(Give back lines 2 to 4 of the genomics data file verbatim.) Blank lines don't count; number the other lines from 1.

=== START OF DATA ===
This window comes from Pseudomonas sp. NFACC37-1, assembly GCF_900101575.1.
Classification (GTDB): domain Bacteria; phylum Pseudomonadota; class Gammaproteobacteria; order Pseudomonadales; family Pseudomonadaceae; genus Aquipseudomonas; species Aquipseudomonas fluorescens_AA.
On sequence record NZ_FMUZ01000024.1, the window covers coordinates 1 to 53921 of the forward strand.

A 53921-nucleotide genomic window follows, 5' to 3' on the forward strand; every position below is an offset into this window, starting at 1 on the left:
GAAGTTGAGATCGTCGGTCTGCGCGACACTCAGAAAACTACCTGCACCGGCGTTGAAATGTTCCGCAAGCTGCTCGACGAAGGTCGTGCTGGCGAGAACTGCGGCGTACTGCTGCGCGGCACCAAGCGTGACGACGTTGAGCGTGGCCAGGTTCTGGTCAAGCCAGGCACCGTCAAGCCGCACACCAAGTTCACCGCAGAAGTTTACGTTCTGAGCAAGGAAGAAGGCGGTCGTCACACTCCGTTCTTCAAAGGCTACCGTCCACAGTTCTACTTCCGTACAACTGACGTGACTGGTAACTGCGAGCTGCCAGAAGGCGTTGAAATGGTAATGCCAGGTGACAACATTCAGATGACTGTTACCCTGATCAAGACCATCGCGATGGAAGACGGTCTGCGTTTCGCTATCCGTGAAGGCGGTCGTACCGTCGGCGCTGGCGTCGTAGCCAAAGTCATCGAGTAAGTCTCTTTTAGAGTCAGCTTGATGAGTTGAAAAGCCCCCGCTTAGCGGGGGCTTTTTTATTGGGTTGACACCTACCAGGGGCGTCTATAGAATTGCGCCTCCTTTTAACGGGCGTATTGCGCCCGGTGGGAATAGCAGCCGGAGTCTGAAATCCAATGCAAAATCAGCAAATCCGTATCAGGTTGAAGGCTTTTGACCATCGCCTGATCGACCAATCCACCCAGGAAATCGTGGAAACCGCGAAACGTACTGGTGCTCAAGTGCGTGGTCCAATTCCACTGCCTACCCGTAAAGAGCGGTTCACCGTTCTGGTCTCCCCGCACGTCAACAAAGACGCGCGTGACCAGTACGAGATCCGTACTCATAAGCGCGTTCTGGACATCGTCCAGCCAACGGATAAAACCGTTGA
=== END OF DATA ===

Classification (GTDB): domain Bacteria; phylum Pseudomonadota; class Gammaproteobacteria; order Pseudomonadales; family Pseudomonadaceae; genus Aquipseudomonas; species Aquipseudomonas fluorescens_AA.
On sequence record NZ_FMUZ01000024.1, the window covers coordinates 1 to 53921 of the forward strand.

A 53921-nucleotide genomic window follows, 5' to 3' on the forward strand; every position below is an offset into this window, starting at 1 on the left: